by Robert J. Collins

The interesting thing about the three-ring circus whenever it came to town was that its had, well, three rings. (“Hey, look at that, Tommy. The trapeze guy just fell to his death. Cool.”)

Tommy missed it. He had been counting the clowns emerg­ing from the little car. And my other brother had been sharply focused on the bowel movements of elephants. (“Big ka-ka,” Jim reported, holding out his arms and describing a circle way over his head. “And ka-ka smokes,” he added. “That’s steam, you nit­wit,” corrected Tom and I gently.)

We all had fun anyway. Each of us had zeroed in on whatever interested us amongst all the col­or, noise and motion. The event was bigger in our senses than it probably was in reality, but isn’t that the point of a three-ring cir­cus? (The ka-ka was examined up close as we left. We told Jim that the obvious presence of straw in the end product was the result of elephants’ fondness for Shredded Wheat. Jim never ate the stuff again. Still doesn’t—worried no doubt about steaming straw in his own personal ka-ka.)

Observing Japan is not unlike going to a three-ring circus. There certainly is color, noise and motion. And the sense of what’s going on is probably bigger than the reality, but the question is: What is the reality?

Having been a businessman here for many years, my interests are up there on the high wires where the big companies and banks swing back and forth. Dur­ing the good years they could do nothing wrong.

“Watch this, Watanabe-san. I’m going to do a triple back-flip with my eyes closed. You’re my banker. Catch me.”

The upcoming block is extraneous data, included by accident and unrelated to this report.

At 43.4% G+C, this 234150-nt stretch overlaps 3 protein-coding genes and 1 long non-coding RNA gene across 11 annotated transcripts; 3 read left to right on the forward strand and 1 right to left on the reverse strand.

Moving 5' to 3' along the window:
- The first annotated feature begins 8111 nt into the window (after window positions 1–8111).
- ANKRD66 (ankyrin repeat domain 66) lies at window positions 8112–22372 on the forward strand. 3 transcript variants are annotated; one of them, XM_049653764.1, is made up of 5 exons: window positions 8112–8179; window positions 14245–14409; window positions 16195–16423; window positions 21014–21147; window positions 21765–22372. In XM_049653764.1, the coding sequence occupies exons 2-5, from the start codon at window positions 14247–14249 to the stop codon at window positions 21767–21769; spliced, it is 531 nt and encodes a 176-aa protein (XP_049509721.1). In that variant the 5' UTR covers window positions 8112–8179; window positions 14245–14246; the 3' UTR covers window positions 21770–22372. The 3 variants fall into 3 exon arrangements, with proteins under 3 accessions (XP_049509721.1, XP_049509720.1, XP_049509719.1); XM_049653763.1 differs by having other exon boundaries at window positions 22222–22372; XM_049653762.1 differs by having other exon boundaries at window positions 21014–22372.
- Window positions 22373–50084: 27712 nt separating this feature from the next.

“I’ll catch you, Suzuki-san, with my hands in my pockets.”

And catch him he did. All the flips and spins worked out—the right people were in the right place with the right piles of capi­tal. It was all magical, and people wrote books about Japan, Inc., and how marvelous the business practices must be.

But then the triple back-flips didn’t always work, or if they worked, the catcher wasn’t quite in the right place.

“Sooorrrrrry, Suzuki-san.” (Thump.)

That ring of the circus has now become the Domain of Thumps—where the big guys go spinning off into space without a prayer of being caught. Not only that, the government can’t even provide the traditional safety net. There’s still a crowd around the ladder to the trapeze area, but many are climbing down.

What is the government doing? They’re the clowns getting out of cars and going off to meetings. My brother Tom would get a kick out of them. Hundreds of politicians squeezing along corri­dors past the rabid press into rooms with atrocious wall-paper and upholster)’. There they fight among themselves, set time-bombs for scandalous revela­tions, realign political factions, pick great amounts of nit, switch their clown masks around to confuse everyone and go out and climb into cars. (I really hope they appoint someone to hang around until the end to sweep the spotlight under the canvas. It was always so poignant. The Prime Minister perhaps?)

Now then, the end-product of all these meetings? Remember, there’s a lot of thumping going on in the next ring. Japan has big problems in the economic arena. And those problems will not go away with just new high-wires or fresh resin. There must be fundamental and structural changes.

Well, here’s where my broth­er Jim’s interests lie. “Big ka-ka,” he said that day, holding out his arms, etc. “And ka-ka smokes.” I feel bad about correcting him and saying it was steam, not smoke. Because whichever it is, the essence is the same. And that was all he was observing then, and it would be all he’d see today looking at possible solutions offered by our elected officials.

Yeah, Japan is a three-ring circus. And the people here don’t even eat Shredded Wheat for breakfast.